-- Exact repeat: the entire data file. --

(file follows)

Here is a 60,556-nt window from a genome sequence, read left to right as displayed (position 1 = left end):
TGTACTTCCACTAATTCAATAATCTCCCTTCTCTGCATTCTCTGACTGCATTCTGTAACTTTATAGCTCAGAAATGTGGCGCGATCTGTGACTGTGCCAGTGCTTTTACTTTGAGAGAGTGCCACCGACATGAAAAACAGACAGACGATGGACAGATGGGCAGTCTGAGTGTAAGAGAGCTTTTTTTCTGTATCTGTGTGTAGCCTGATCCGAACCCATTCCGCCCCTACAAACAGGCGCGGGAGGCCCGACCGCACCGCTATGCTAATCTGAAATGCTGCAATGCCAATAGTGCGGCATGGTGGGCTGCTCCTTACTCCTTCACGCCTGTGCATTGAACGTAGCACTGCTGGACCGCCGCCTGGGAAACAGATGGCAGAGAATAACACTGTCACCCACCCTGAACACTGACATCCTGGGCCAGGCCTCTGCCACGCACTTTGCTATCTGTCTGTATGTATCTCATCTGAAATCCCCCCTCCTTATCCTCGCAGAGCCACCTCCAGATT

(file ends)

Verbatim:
Here is a 60,556-nt window from a genome sequence, read left to right as displayed (position 1 = left end):
TGTACTTCCACTAATTCAATAATCTCCCTTCTCTGCATTCTCTGACTGCATTCTGTAACTTTATAGCTCAGAAATGTGGCGCGATCTGTGACTGTGCCAGTGCTTTTACTTTGAGAGAGTGCCACCGACATGAAAAACAGACAGACGATGGACAGATGGGCAGTCTGAGTGTAAGAGAGCTTTTTTTCTGTATCTGTGTGTAGCCTGATCCGAACCCATTCCGCCCCTACAAACAGGCGCGGGAGGCCCGACCGCACCGCTATGCTAATCTGAAATGCTGCAATGCCAATAGTGCGGCATGGTGGGCTGCTCCTTACTCCTTCACGCCTGTGCATTGAACGTAGCACTGCTGGACCGCCGCCTGGGAAACAGATGGCAGAGAATAACACTGTCACCCACCCTGAACACTGACATCCTGGGCCAGGCCTCTGCCACGCACTTTGCTATCTGTCTGTATGTATCTCATCTGAAATCCCCCCTCCTTATCCTCGCAGAGCCACCTCCAGATT